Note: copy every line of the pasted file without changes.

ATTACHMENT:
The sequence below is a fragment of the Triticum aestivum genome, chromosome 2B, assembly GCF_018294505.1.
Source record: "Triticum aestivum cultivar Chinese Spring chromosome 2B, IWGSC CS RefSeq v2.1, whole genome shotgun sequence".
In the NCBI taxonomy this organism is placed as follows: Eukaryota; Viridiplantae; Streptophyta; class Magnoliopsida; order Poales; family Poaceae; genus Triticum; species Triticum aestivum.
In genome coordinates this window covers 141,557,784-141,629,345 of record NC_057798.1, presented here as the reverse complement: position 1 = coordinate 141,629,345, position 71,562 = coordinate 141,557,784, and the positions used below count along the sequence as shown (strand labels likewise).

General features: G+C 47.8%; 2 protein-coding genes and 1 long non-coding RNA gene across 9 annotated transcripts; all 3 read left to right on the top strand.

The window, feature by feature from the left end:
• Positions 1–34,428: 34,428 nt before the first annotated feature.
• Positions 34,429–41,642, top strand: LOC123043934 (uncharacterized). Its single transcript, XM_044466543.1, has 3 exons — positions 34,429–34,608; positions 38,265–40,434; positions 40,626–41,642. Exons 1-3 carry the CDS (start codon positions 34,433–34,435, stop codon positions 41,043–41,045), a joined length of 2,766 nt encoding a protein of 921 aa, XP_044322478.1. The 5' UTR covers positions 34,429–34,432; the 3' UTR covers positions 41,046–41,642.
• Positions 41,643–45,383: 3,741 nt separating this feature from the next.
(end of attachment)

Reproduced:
The sequence below is a fragment of the Triticum aestivum genome, chromosome 2B, assembly GCF_018294505.1.
Source record: "Triticum aestivum cultivar Chinese Spring chromosome 2B, IWGSC CS RefSeq v2.1, whole genome shotgun sequence".
In the NCBI taxonomy this organism is placed as follows: Eukaryota; Viridiplantae; Streptophyta; class Magnoliopsida; order Poales; family Poaceae; genus Triticum; species Triticum aestivum.
In genome coordinates this window covers 141,557,784-141,629,345 of record NC_057798.1, presented here as the reverse complement: position 1 = coordinate 141,629,345, position 71,562 = coordinate 141,557,784, and the positions used below count along the sequence as shown (strand labels likewise).

General features: G+C 47.8%; 2 protein-coding genes and 1 long non-coding RNA gene across 9 annotated transcripts; all 3 read left to right on the top strand.

The window, feature by feature from the left end:
• Positions 1–34,428: 34,428 nt before the first annotated feature.
• Positions 34,429–41,642, top strand: LOC123043934 (uncharacterized). Its single transcript, XM_044466543.1, has 3 exons — positions 34,429–34,608; positions 38,265–40,434; positions 40,626–41,642. Exons 1-3 carry the CDS (start codon positions 34,433–34,435, stop codon positions 41,043–41,045), a joined length of 2,766 nt encoding a protein of 921 aa, XP_044322478.1. The 5' UTR covers positions 34,429–34,432; the 3' UTR covers positions 41,046–41,642.
• Positions 41,643–45,383: 3,741 nt separating this feature from the next.